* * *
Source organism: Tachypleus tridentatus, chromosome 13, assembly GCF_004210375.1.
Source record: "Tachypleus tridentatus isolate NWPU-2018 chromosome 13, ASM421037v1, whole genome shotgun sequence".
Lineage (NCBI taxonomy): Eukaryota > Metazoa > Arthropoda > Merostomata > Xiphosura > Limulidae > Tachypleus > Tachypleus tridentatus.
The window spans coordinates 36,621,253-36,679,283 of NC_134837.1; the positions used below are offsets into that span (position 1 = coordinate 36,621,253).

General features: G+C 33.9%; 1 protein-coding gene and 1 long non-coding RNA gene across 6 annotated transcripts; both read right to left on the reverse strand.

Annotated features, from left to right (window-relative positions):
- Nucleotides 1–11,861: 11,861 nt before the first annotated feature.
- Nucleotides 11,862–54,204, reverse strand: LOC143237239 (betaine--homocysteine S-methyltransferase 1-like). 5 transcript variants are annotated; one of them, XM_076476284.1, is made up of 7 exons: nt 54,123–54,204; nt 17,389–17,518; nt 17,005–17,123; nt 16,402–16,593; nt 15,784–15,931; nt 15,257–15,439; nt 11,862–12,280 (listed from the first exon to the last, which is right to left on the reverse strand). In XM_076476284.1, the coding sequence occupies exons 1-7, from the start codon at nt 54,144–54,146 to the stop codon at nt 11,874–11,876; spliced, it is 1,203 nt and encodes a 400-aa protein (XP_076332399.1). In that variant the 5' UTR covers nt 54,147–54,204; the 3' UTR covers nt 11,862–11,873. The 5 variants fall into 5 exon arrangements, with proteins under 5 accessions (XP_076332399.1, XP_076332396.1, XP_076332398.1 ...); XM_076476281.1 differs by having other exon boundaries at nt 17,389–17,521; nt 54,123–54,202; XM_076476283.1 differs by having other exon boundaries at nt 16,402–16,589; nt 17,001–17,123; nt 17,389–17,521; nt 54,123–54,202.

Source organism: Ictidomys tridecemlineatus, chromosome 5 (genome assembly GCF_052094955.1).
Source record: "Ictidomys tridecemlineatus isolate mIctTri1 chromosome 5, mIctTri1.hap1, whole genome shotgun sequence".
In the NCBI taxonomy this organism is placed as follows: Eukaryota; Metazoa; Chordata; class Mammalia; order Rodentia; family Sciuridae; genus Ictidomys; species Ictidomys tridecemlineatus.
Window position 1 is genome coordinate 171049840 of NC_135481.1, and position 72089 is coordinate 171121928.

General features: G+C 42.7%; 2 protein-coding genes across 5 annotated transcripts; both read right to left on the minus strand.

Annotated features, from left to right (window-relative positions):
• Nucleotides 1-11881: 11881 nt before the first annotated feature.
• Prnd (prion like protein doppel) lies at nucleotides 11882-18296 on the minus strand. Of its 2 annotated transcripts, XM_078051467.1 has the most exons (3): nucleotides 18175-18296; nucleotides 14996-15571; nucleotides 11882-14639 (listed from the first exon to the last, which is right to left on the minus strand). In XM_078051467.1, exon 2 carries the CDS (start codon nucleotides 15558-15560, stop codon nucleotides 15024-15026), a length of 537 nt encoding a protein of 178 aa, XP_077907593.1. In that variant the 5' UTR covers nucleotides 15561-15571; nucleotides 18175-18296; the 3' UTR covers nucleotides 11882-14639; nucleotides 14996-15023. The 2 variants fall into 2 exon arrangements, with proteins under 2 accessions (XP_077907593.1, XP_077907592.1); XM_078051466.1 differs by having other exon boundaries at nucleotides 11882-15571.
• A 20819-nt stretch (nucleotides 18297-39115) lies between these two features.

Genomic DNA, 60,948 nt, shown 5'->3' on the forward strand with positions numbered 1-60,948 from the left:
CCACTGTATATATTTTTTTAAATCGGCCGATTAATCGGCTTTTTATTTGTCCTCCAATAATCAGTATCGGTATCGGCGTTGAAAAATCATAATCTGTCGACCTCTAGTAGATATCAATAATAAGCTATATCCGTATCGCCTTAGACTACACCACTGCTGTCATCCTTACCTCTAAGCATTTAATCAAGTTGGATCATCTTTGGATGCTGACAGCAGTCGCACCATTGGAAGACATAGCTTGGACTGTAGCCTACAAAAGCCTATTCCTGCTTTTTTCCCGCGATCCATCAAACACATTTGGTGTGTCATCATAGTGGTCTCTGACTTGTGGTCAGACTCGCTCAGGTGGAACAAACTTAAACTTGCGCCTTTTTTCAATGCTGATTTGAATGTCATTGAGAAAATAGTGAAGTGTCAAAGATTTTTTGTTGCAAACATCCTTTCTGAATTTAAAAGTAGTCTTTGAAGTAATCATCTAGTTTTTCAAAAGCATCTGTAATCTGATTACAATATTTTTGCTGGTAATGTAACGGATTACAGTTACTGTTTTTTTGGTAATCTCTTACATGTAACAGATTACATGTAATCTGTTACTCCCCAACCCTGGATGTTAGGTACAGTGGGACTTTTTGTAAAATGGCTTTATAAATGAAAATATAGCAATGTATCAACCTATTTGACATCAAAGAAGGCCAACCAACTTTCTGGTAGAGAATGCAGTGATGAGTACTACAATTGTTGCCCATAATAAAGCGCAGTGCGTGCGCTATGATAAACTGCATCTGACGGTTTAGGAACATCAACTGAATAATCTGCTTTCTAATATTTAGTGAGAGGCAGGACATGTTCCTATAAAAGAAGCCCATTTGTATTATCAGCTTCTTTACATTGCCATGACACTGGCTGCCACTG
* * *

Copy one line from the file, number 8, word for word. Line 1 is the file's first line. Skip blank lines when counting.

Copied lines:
- Nucleotides 11,862–54,204, reverse strand: LOC143237239 (betaine--homocysteine S-methyltransferase 1-like). 5 transcript variants are annotated; one of them, XM_076476284.1, is made up of 7 exons: nt 54,123–54,204; nt 17,389–17,518; nt 17,005–17,123; nt 16,402–16,593; nt 15,784–15,931; nt 15,257–15,439; nt 11,862–12,280 (listed from the first exon to the last, which is right to left on the reverse strand). In XM_076476284.1, the coding sequence occupies exons 1-7, from the start codon at nt 54,144–54,146 to the stop codon at nt 11,874–11,876; spliced, it is 1,203 nt and encodes a 400-aa protein (XP_076332399.1). In that variant the 5' UTR covers nt 54,147–54,204; the 3' UTR covers nt 11,862–11,873. The 5 variants fall into 5 exon arrangements, with proteins under 5 accessions (XP_076332399.1, XP_076332396.1, XP_076332398.1 ...); XM_076476281.1 differs by having other exon boundaries at nt 17,389–17,521; nt 54,123–54,202; XM_076476283.1 differs by having other exon boundaries at nt 16,402–16,589; nt 17,001–17,123; nt 17,389–17,521; nt 54,123–54,202.